a flaking door, broken

shelving, dented sections

of rusty tin roof

until our limbs begged rest.

Stumbling

to the brisk welcome of the stream,

ripping off shoes and socks,

stripping to vests,

we leaped, shattering the whittling ripples,

our screams declaring the thrill of the chill

as we splashed wet gemdrops

across the silver realm.

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Written for the new daily photo prompt from The Haunted Wordsmith: Worth a Thousand Words, 31st July 2018  Check it out and join in!

©Jane Paterson Basil

You Who Read Me

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In fledgling days
when I obeyed the angle of light,

my sky side
woke at night,
describing lives I had never known,
written on stolen pages torn from school notebooks,
secrets and stories to be stored
deep in the left hand drawer.

My earth side
spun in the sunshine,
spilling glee over barn yards and fields,
dousing in streams, trailing wet jeans up beckoning trees,
and I believed that never-never land
would never ever cease, and I
would never leave,

until
it began
to recede.

And oh, how I led them,
but how flippant to treat them like geldings;
slyly watching them watch me walk a tightrope
while they safely crossed the bridge that spanned two planets,
hanging from brittle branches while they squinted against the light,
plotting to test my agility,
looking for rips in my frills while I climbed high,
slinking through twisting limbs,higher still,
rising into the pit where nothing
is green.

Slow-dancing in quicksand
until I couldn’t feel my feet.

Still, there was the writing;
words that stretched in flair and length,
eager guests in a world of turned-away faces,
approaching from nowhere, blowing kisses on my brain,
reeking of grace and sensitivity,
wafting a fragrance of sociable escapee
from false imprisonment in coventry.

In between wording times
I covered my coffin with noisy achievements.
Builders’ merchants gulped, scowling at the cheek
of this mis-gendered heretic constructing fireplaces,
mistrusting any feminine figure who fiddled
with timber and drills.

Fighting exhaustion,
I carried on weaving rainbows from straw,
filling my space with a haberdashery of tools and scrapings,
an art school of paint,
a caterer’s larder.

Neighbours sprayed my surface with praise,
hailing my zest, my skills, asking how I found the time.
I smiled enigmatically, failing to say that it kept me
from what dwelt in my head,

knowing
that nobody listened,
nobody heard.

In search of fresh cities of silence
I rented a retail space in the main street, where strangers
reached to be friends. I hid my pretence,
letting them sketch my silhouette,
splotching in the colours they could see
and tinting my flesh with wild shades of misconstrued fame.

Still, there was the writing;
words that strolled into phrases, willing to stand in line,
matching their pace, that they might aptly describe
the flight of a dust mote,
the puffball of pride.

Yet the words were unread.

I found flowers,
pressed them neatly into my smouldering heap.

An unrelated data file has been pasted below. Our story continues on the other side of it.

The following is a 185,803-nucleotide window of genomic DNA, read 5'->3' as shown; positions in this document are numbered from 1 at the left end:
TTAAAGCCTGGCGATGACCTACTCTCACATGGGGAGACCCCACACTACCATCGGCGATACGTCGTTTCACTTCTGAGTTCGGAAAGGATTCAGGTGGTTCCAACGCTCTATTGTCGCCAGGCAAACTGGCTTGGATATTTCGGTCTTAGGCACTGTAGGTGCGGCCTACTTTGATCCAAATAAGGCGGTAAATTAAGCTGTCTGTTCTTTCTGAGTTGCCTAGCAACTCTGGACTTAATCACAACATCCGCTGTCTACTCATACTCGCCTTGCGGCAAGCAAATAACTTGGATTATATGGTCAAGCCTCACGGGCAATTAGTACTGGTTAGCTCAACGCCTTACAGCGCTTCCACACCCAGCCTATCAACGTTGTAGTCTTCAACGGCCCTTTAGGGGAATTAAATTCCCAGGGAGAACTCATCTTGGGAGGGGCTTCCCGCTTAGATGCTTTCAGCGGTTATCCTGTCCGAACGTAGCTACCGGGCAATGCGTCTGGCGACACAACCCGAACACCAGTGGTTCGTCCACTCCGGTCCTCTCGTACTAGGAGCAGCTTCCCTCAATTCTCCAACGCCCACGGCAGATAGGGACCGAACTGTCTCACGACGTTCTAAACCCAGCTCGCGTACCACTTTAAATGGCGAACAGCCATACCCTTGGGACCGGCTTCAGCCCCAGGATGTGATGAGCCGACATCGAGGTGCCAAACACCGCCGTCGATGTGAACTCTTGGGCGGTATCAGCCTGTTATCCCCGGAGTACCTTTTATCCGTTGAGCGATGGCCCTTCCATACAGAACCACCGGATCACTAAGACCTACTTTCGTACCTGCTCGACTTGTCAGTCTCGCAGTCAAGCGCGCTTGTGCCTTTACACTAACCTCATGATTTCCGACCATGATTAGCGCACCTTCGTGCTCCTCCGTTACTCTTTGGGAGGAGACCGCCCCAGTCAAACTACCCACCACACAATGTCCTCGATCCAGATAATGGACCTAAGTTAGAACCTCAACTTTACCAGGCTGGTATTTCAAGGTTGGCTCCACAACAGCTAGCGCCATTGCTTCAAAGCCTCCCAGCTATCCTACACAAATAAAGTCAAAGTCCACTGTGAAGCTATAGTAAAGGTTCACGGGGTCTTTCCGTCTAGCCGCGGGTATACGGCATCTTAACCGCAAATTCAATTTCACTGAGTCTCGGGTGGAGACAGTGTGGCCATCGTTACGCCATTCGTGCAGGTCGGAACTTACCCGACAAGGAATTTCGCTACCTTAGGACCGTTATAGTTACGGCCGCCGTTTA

Healing herbs dug roots through every layer,
my hungry space feeding their blooms.

And still, there was the writing.
Words danced quicksteps in my chest,
spinning fiction, facing facts,
linking arms to make a metaphor that said:
The best way to break free from ice
is to melt it with sweat.

Even the warmth of soil could not sway
my mental creativity.

I was told I would crash.
Years on, when collapse came,
they suggested it was age;
a natural process of winding down.

I recognised it more as a grinding down,
a sign that too much breakage had occurred,
a need to curl around the cuts.

As I kicked off the covers to roll myself tight,
my sighs rose to cries, then dwindled to whimpers, receding
until you could think it was the whisper of an overused wind
fading into the distance until even the echo
grew indistinct, leaving me
with little to fear, and nothing
to hide.

Anxiety, like concrete,
is a heavy weight to lift, but changes of life
can chip swathes of it away.

Just as I have written for survival,
I write every wrinkle of shame into history.

So,
the writing remains,
my first passion, a myriad of faithful words that float with love unending,
requesting no return, begging only
to be poetry.

It is these that saved me,
finding me, offering unfailing constancy,
giving breath where air was thin,
and finally delivering me
to you,

you who read me.

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Written  for the Word Of The Day Challenge: Sensitivity

©Jane Paterson Basil

Tramp off, Trump

Don’t tell me about zero tolerance. I can see
your compassion is at point zero.
How dare you wipe your stinking feet on UK soil,
and how could our misfit PM have the cheek to welcome you,
her skin turning pink at the thought
that her harsh measures are too gentle for your sort.
Who would think she
would ever be considered too touchy feely?
Have you seen how gives to the rich what she steals from the poor,
whistling while Brits fling themselves from bridges?
Come to think of it, that’s right down your street.
As we say around our way, with our irritating gift
for understatement:
It won’t do.

Go home; go back to the USA,
face the shame of your Texan cages.
Set the children free, give them back to their families,
then lock yourself away
and throw away the key,
or pass it to your worst enemy…
if you can figure out who that is.

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He’s gone now – off on a plane, no doubt to see what damage he can do next.

This poem was a lot longer, but I felt it best to cut out a lot of what I wrote, and the clichés are deliberate…

©Jane Paterson Basil